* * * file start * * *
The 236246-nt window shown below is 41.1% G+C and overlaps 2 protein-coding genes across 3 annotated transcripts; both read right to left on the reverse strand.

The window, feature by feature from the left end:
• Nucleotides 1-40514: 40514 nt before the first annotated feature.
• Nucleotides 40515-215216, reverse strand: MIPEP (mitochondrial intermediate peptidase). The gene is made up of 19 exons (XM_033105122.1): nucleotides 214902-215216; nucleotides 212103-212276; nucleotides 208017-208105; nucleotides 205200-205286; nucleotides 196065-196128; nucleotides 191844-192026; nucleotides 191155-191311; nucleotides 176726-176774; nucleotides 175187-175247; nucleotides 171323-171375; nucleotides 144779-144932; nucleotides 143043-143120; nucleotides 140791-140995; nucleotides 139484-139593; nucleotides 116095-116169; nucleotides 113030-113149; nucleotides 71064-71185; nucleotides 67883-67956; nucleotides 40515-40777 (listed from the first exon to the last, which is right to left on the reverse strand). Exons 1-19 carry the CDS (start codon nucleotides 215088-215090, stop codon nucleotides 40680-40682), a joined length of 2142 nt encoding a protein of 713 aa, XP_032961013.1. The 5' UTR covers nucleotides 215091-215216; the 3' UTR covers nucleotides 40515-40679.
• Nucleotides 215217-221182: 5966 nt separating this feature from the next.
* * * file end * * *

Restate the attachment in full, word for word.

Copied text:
The 236246-nt window shown below is 41.1% G+C and overlaps 2 protein-coding genes across 3 annotated transcripts; both read right to left on the reverse strand.

The window, feature by feature from the left end:
• Nucleotides 1-40514: 40514 nt before the first annotated feature.
• Nucleotides 40515-215216, reverse strand: MIPEP (mitochondrial intermediate peptidase). The gene is made up of 19 exons (XM_033105122.1): nucleotides 214902-215216; nucleotides 212103-212276; nucleotides 208017-208105; nucleotides 205200-205286; nucleotides 196065-196128; nucleotides 191844-192026; nucleotides 191155-191311; nucleotides 176726-176774; nucleotides 175187-175247; nucleotides 171323-171375; nucleotides 144779-144932; nucleotides 143043-143120; nucleotides 140791-140995; nucleotides 139484-139593; nucleotides 116095-116169; nucleotides 113030-113149; nucleotides 71064-71185; nucleotides 67883-67956; nucleotides 40515-40777 (listed from the first exon to the last, which is right to left on the reverse strand). Exons 1-19 carry the CDS (start codon nucleotides 215088-215090, stop codon nucleotides 40680-40682), a joined length of 2142 nt encoding a protein of 713 aa, XP_032961013.1. The 5' UTR covers nucleotides 215091-215216; the 3' UTR covers nucleotides 40515-40679.
• Nucleotides 215217-221182: 5966 nt separating this feature from the next.